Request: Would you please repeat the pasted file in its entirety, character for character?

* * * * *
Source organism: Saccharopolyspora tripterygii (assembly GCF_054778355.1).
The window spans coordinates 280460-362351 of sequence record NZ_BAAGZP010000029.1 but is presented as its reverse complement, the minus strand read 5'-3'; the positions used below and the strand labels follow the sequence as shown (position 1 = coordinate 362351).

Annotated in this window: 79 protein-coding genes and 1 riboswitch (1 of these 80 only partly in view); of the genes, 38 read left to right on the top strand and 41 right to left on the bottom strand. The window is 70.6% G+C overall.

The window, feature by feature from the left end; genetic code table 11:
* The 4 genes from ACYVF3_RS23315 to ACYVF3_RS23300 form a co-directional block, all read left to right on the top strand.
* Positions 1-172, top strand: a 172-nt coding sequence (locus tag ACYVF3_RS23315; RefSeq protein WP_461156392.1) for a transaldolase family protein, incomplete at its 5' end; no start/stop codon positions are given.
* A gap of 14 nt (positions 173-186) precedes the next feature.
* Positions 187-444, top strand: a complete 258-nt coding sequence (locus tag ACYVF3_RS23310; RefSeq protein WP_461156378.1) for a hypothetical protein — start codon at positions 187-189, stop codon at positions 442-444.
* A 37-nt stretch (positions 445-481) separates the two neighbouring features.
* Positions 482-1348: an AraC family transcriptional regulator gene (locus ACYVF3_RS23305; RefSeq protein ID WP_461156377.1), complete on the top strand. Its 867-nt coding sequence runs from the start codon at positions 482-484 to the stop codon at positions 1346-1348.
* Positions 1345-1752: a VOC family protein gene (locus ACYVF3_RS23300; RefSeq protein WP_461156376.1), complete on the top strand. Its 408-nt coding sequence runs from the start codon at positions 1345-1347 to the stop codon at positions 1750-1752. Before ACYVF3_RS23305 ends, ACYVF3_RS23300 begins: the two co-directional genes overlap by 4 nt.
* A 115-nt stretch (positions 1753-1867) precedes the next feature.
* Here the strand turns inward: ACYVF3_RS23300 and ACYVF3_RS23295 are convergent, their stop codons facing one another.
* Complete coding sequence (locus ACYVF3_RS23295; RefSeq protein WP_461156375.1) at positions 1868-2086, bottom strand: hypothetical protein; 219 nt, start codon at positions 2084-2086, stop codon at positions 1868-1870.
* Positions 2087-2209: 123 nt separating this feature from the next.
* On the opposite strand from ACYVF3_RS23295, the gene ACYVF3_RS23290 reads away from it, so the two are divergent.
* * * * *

Source organism: Saccharopolyspora tripterygii (assembly GCF_054778355.1).
The window spans coordinates 280460-362351 of sequence record NZ_BAAGZP010000029.1 but is presented as its reverse complement, the minus strand read 5'-3'; the positions used below and the strand labels follow the sequence as shown (position 1 = coordinate 362351).

Annotated in this window: 79 protein-coding genes and 1 riboswitch (1 of these 80 only partly in view); of the genes, 38 read left to right on the top strand and 41 right to left on the bottom strand. The window is 70.6% G+C overall.

The window, feature by feature from the left end; genetic code table 11:
* The 4 genes from ACYVF3_RS23315 to ACYVF3_RS23300 form a co-directional block, all read left to right on the top strand.
* Positions 1-172, top strand: a 172-nt coding sequence (locus tag ACYVF3_RS23315; RefSeq protein WP_461156392.1) for a transaldolase family protein, incomplete at its 5' end; no start/stop codon positions are given.
* A gap of 14 nt (positions 173-186) precedes the next feature.
* Positions 187-444, top strand: a complete 258-nt coding sequence (locus tag ACYVF3_RS23310; RefSeq protein WP_461156378.1) for a hypothetical protein — start codon at positions 187-189, stop codon at positions 442-444.
* A 37-nt stretch (positions 445-481) separates the two neighbouring features.
* Positions 482-1348: an AraC family transcriptional regulator gene (locus ACYVF3_RS23305; RefSeq protein ID WP_461156377.1), complete on the top strand. Its 867-nt coding sequence runs from the start codon at positions 482-484 to the stop codon at positions 1346-1348.
* Positions 1345-1752: a VOC family protein gene (locus ACYVF3_RS23300; RefSeq protein WP_461156376.1), complete on the top strand. Its 408-nt coding sequence runs from the start codon at positions 1345-1347 to the stop codon at positions 1750-1752. Before ACYVF3_RS23305 ends, ACYVF3_RS23300 begins: the two co-directional genes overlap by 4 nt.
* A 115-nt stretch (positions 1753-1867) precedes the next feature.
* Here the strand turns inward: ACYVF3_RS23300 and ACYVF3_RS23295 are convergent, their stop codons facing one another.
* Complete coding sequence (locus ACYVF3_RS23295; RefSeq protein WP_461156375.1) at positions 1868-2086, bottom strand: hypothetical protein; 219 nt, start codon at positions 2084-2086, stop codon at positions 1868-1870.
* Positions 2087-2209: 123 nt separating this feature from the next.
* On the opposite strand from ACYVF3_RS23295, the gene ACYVF3_RS23290 reads away from it, so the two are divergent.